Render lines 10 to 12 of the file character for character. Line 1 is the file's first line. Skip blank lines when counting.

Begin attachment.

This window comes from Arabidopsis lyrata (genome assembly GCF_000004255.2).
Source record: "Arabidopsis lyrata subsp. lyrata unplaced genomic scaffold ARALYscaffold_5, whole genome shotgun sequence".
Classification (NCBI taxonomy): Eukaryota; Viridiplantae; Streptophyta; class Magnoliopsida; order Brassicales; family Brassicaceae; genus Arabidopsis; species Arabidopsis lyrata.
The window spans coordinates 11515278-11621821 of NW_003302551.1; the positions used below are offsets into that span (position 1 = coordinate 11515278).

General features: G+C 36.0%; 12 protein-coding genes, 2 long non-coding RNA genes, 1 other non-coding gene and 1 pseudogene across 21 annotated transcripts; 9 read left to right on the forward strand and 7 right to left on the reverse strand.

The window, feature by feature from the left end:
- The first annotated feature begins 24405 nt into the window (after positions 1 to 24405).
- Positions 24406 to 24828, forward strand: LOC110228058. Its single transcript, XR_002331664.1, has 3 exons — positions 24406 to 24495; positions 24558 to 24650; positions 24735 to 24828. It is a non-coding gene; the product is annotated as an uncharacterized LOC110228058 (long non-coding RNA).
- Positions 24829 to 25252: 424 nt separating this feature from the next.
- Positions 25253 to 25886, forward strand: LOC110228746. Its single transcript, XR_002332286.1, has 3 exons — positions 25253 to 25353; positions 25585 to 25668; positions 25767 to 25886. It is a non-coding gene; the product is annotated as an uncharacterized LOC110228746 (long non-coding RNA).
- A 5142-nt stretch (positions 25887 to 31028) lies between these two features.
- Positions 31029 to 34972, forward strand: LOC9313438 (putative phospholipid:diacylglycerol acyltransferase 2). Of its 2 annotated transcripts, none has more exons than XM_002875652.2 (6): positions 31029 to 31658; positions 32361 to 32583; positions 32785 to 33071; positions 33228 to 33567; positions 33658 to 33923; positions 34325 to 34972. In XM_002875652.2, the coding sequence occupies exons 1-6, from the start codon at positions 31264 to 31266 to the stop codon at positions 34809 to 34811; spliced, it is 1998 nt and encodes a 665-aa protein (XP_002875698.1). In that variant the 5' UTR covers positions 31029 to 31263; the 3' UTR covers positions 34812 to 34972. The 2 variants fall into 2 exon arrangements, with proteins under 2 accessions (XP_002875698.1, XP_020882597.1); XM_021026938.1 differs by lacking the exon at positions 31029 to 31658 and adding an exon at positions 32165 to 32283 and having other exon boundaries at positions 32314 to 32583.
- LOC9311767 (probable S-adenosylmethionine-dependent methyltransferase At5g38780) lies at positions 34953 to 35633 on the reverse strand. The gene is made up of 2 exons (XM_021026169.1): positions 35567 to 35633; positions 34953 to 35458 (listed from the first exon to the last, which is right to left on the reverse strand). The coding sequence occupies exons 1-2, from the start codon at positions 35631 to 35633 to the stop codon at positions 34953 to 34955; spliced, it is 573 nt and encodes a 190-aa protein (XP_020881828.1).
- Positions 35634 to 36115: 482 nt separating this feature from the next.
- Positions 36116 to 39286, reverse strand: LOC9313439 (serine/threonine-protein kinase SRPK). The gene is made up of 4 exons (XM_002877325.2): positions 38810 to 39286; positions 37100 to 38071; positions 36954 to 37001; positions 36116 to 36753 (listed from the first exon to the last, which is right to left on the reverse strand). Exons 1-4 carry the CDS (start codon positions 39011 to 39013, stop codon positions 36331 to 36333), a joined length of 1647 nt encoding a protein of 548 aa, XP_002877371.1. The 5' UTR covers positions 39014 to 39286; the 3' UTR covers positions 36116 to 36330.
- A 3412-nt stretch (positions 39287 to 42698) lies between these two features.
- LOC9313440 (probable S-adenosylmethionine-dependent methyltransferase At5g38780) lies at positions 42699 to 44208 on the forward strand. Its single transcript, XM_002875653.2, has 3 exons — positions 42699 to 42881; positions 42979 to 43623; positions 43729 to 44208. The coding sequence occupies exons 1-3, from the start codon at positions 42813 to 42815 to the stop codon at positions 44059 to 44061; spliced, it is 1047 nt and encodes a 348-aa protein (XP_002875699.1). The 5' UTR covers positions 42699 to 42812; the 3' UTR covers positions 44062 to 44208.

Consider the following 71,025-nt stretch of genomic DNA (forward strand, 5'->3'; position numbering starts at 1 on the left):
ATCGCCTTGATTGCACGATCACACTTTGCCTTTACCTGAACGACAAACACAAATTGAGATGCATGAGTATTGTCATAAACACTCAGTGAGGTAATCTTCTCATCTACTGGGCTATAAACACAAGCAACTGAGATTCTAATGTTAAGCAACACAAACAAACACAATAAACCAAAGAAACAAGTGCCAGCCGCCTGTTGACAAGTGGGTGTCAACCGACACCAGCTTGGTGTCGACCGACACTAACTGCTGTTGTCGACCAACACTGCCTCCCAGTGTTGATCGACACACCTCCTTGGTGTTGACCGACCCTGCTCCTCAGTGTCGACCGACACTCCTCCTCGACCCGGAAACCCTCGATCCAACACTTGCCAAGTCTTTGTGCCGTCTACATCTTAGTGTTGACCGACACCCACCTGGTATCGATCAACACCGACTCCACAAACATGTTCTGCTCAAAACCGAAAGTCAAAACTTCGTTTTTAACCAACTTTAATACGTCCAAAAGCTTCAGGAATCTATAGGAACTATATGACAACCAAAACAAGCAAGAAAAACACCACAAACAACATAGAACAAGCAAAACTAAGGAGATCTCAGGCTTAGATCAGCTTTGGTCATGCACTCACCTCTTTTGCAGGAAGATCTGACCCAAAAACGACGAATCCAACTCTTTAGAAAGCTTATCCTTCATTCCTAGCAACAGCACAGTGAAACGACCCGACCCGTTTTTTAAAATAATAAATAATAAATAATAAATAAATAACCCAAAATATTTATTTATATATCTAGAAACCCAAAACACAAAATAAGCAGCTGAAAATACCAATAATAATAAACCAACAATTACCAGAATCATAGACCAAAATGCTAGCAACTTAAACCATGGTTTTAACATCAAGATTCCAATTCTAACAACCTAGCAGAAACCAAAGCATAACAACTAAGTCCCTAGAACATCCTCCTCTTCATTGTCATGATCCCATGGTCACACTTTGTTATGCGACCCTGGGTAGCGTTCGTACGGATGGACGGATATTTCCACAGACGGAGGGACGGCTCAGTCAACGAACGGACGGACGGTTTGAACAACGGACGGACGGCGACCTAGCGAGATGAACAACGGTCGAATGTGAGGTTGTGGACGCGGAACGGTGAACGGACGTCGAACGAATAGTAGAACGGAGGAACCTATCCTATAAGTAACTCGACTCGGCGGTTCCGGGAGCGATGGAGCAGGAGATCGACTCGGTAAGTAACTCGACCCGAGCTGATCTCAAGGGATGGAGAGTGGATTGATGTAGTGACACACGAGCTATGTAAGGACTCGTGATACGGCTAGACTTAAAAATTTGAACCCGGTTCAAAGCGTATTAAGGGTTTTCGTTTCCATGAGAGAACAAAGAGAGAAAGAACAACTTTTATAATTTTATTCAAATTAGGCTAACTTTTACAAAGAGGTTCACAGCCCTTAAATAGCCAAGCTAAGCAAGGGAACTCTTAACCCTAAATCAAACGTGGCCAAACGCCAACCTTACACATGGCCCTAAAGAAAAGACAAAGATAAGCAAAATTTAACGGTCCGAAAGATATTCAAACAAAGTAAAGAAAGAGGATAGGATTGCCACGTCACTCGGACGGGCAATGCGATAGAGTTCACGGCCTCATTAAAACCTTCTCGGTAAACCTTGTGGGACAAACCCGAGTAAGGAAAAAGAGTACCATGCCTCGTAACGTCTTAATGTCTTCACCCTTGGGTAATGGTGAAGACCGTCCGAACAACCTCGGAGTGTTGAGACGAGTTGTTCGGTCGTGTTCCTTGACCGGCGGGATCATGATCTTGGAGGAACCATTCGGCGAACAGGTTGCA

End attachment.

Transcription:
- Positions 25253 to 25886, forward strand: LOC110228746. Its single transcript, XR_002332286.1, has 3 exons — positions 25253 to 25353; positions 25585 to 25668; positions 25767 to 25886. It is a non-coding gene; the product is annotated as an uncharacterized LOC110228746 (long non-coding RNA).
- A 5142-nt stretch (positions 25887 to 31028) lies between these two features.
- Positions 31029 to 34972, forward strand: LOC9313438 (putative phospholipid:diacylglycerol acyltransferase 2). Of its 2 annotated transcripts, none has more exons than XM_002875652.2 (6): positions 31029 to 31658; positions 32361 to 32583; positions 32785 to 33071; positions 33228 to 33567; positions 33658 to 33923; positions 34325 to 34972. In XM_002875652.2, the coding sequence occupies exons 1-6, from the start codon at positions 31264 to 31266 to the stop codon at positions 34809 to 34811; spliced, it is 1998 nt and encodes a 665-aa protein (XP_002875698.1). In that variant the 5' UTR covers positions 31029 to 31263; the 3' UTR covers positions 34812 to 34972. The 2 variants fall into 2 exon arrangements, with proteins under 2 accessions (XP_002875698.1, XP_020882597.1); XM_021026938.1 differs by lacking the exon at positions 31029 to 31658 and adding an exon at positions 32165 to 32283 and having other exon boundaries at positions 32314 to 32583.